“Paper: Tele” – The sad end of the afternoon paper! Forever! 18



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If you remember back twenty years or so to the years of the newspapers’ heyday, you’ll vividly, if momentarily remember the days when there was an afternoon newspaper.  It was called the “Tele”  or the Afternoon Telegraph in Brisbane where I live, and it was released at 12pm, then 2pm, then several other editions should breaking news require it.  My dad was a newsagent, so we were always avid consumers of this fantastic and daily news source.  Sellers would stand by the side of the street touting at the top of their voice “Paper! Tele!” to the passers by who had no other way to get  their news before 6pm on the television in those days.

Yesterday however the afternoon newspaper died forever I think.  The latest incarnation of the afternoon newspaper, the MX, a commuter newspaper by News Limited, that was handed out free on bus and train stations to commuters, has ended.  The MX was a rather challenged post-internet afternoon paper designed to allow commuters to enjoy something to read on the way home from work  (or at least a large plethora of advertising and the occasional rather simple piece to read).  mx stand


But it’s gone… The last edition was yesterday and as a student and lover of all types of media I want to mourn the older days of the afternoon newspaper which are so significant to how we used to consume news, rather than the new one we lost today.

1954 telegraph

So I looked back into the days of the Telegraph.  It was published in the afternoons, from Monday to Saturday from 1914 to 1985 when it became unprofitable according to Paper World.  In late 1940s the newspaper changed to tabloid format from broadsheet making for easier reading on public transport.  Our local afternoon paper was known for exactly what we see other daily media for in the category… “bold headlines, photography, sensational reporting and advertising”, moreso than it’s morning sister, The Courier Mail which was the heavyweight news source.  My parents and grandparents had the afternoon paper delivered without fail every afternoon in my youth.  In fact, for my early years I would be the paper collector for my grandfather, racing out to get it when we heard the 2pm thump from the paper man lobbing it over the fence onto the path.

1980  telegraph


My grandfather would be waiting keenly for the afternoon fix of news that came between the morning paper and the evening TV bulletin.  As a publisher ourselves, it is amazing to think how the provision of news and media is changing and how the ready availability of news media is killing off all the traditional forms we knew and loved.  As a newsagent’s daughter I can’t help but hang my head in sadness but know the changes that are leaving afternoon papers behind make it possible for you to enjoy what we are doing here at Starts at 60, which excites me enormously.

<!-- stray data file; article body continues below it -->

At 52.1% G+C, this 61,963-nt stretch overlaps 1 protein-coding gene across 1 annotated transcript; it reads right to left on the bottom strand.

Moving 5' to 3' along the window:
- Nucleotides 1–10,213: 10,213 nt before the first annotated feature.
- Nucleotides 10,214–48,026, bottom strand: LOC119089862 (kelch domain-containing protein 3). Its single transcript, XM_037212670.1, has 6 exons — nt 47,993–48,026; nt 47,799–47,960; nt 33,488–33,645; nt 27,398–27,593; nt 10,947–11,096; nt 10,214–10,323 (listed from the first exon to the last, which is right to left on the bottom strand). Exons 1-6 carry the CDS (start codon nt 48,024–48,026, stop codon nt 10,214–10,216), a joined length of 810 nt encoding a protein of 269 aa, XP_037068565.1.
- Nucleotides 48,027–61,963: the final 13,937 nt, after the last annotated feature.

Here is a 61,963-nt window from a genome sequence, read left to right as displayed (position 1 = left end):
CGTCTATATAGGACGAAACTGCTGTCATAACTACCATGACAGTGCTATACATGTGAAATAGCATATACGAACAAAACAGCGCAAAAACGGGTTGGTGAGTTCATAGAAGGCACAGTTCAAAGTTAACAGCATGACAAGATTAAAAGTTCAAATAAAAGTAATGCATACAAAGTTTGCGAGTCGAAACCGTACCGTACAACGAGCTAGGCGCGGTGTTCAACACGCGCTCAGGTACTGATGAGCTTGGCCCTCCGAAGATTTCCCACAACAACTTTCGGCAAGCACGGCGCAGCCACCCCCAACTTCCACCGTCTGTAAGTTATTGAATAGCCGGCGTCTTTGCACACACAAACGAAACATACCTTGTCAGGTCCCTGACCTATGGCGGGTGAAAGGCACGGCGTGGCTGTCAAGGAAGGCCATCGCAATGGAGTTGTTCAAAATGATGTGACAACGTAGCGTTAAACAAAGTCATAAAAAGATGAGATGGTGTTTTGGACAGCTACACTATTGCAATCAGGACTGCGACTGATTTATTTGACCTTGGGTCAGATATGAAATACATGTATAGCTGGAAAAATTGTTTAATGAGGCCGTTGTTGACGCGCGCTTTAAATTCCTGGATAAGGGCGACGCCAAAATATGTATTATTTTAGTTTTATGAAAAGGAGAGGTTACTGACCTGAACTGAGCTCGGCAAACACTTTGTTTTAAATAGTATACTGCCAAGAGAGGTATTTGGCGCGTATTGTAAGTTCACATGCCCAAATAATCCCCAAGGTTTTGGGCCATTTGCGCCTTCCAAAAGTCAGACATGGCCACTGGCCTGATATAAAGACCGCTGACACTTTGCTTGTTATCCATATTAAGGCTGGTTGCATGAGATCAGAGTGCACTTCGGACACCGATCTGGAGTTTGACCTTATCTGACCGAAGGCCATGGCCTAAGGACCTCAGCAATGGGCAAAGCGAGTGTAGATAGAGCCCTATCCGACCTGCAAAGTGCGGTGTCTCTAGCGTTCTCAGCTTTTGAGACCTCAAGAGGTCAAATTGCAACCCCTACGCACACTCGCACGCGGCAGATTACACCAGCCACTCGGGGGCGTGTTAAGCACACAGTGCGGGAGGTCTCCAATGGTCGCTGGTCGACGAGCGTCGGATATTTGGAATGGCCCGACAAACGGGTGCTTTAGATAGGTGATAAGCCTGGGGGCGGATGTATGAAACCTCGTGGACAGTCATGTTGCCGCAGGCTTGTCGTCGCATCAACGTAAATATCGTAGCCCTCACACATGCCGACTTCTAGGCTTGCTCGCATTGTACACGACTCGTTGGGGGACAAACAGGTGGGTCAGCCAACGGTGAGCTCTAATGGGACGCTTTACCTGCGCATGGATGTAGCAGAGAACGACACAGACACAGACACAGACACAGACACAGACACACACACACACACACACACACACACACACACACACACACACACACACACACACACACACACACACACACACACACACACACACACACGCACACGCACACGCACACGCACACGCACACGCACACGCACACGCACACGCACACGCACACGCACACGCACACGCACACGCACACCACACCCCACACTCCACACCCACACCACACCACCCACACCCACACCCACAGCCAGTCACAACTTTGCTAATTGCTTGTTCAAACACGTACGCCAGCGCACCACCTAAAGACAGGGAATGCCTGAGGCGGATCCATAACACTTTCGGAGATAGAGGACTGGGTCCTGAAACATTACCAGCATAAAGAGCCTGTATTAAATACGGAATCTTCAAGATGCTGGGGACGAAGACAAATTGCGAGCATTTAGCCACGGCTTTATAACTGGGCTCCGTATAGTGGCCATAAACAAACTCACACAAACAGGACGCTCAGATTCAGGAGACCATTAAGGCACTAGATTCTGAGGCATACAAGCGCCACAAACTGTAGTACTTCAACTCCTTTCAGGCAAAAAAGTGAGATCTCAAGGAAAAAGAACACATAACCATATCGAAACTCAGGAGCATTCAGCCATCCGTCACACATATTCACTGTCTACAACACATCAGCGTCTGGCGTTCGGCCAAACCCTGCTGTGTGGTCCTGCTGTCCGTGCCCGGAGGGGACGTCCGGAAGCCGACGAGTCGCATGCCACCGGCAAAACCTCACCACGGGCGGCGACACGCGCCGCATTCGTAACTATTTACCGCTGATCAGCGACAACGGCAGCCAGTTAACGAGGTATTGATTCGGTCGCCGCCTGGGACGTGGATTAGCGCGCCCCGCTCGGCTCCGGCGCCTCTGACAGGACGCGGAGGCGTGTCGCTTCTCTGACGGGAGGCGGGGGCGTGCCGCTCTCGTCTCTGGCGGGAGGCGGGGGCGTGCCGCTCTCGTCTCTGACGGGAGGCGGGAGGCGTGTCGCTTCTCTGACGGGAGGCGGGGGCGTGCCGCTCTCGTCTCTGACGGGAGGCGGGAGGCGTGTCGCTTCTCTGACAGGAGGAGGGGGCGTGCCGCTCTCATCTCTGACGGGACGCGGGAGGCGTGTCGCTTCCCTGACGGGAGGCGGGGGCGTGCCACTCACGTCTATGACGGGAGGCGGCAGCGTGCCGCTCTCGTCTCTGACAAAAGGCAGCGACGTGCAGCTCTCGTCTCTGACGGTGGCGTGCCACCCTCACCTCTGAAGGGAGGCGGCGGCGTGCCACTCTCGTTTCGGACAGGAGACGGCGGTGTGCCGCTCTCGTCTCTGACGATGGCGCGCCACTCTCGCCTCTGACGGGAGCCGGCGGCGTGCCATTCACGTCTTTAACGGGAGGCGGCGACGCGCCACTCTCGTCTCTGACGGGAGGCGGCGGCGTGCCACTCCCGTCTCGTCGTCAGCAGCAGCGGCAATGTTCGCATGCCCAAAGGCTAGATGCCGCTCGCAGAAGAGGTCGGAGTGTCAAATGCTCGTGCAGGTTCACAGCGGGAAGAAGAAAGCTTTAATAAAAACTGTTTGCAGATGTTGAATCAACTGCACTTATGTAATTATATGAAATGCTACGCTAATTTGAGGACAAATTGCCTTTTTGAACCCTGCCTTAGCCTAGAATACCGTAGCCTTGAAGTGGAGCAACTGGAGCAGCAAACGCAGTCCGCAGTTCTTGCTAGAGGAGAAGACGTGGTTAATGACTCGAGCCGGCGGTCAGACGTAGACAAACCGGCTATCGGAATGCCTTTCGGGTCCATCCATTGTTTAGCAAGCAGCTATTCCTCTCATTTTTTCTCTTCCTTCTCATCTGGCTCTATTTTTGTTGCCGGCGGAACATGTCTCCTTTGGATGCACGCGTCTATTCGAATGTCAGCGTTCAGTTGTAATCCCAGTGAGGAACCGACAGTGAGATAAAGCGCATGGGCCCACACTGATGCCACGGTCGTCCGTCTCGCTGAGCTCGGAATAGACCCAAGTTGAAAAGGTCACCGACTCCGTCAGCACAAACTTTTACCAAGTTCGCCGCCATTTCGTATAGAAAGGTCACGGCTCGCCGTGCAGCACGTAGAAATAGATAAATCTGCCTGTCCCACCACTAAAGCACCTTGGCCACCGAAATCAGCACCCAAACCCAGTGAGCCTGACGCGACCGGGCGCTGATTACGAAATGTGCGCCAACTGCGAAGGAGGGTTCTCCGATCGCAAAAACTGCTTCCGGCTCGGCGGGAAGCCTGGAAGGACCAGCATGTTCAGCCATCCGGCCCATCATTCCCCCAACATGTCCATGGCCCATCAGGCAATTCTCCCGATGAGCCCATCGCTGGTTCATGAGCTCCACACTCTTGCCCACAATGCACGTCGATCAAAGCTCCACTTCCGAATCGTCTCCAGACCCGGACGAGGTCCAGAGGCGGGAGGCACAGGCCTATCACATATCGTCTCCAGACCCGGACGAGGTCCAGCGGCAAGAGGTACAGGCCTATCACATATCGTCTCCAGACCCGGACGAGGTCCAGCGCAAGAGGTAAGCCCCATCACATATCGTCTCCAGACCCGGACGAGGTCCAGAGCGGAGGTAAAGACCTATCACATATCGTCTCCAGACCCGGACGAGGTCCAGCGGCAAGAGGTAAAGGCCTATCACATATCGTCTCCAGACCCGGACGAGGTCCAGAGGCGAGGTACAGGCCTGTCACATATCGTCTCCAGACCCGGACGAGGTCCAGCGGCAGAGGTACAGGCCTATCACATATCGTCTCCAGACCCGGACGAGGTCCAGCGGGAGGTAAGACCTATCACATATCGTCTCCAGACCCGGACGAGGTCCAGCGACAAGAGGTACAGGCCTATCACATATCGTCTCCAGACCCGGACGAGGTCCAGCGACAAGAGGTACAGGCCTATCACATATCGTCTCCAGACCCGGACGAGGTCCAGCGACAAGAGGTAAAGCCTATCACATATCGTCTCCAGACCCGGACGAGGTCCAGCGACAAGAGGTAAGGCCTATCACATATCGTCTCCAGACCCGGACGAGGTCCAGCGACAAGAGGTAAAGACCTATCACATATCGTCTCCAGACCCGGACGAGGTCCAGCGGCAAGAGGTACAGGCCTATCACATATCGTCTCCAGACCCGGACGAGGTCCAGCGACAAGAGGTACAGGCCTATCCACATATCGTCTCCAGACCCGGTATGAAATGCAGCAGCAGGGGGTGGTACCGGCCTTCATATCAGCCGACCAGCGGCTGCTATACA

telegraph 1976


Do you remember the afternoon newspaper? What was it called in your city and did you have it delivered?

Are you sad to see it gone or think it held on too long in this latest format?  Share your thoughts today.


Rebecca Wilson

Rebecca Wilson is the founder and publisher of Starts at Sixty. The daughter of two baby boomers, she has built the online community for over 60s by listening carefully to the issues and seeking out answers, insights and information for over 60s throughout Australia. Rebecca is an experienced marketer, a trained journalist and has a degree in politics. A mother of 3, she passionately facilitates and leads our over 60s community, bringing the community opinions, needs and interests to the fore and making Starts at Sixty a fun place to be.

  1. I would only consider buying the Sydney Morning Herald or The Guardian and I read both online and the ABC news.

  2. I remember on my way home from work …..””paper Tele city final ,, get your paper “” one on every corner . I’d pick one up to read on the tram home to chermside

  3. The paper standing on the corner in Brisbane, calling “PAPER, TELE, GET YOUR PAPER’ as well as calling out the headline on front page. It got people’s attention. Just one of the good old things like many others that are gone.

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  4. A trip down memory lane for me – I was a young journalist on “The Telegraph” from 1970 to 1974 with a senior staff who had grown up before and during the war. Everybody smoked, everybody got to work by 6am and most went home with fingers, hands and clothes blackened by the typewriter ribbons in our ancient machines which jammed if you typed too quickly. By 10am, we were ready for “lunch” so off to the office watering hole, the Jubilee Hotel (“The Jube”) for a few refreshers. The Chief of Staff was Frank Watkinson usually known as “Watty” He was a diminutive man who lit one cigarette after another and walked at a snail’s pace and was once asked “Watty, what did you do in the war?”. His laconic reply, “I was a Headquarters runner”. I came dangerously close to getting the sack when the Editor, John Wakefield – he with the constantly red face and walking almost at a running pace leaving a trail of cigarette smoke – got the Order of the British Empire. I didn’t know that he was behind me when I let everybody know in a loud voice that the OBE in this case stood for “Other Bastards’ Efforts”. Some great memories, thanks.

  5. I think in Victoria they had The Sun and the Argus in the morning and the Herald in the afternoon. Now it’s The Age and the Herald Sun, both in the morning.

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    • Should I have seen Newsday in country areas? The only other paper I remember was the Truth which my Dad claimed to buy for the racing page. That was weekly I think and we weren’t allowed to read it.

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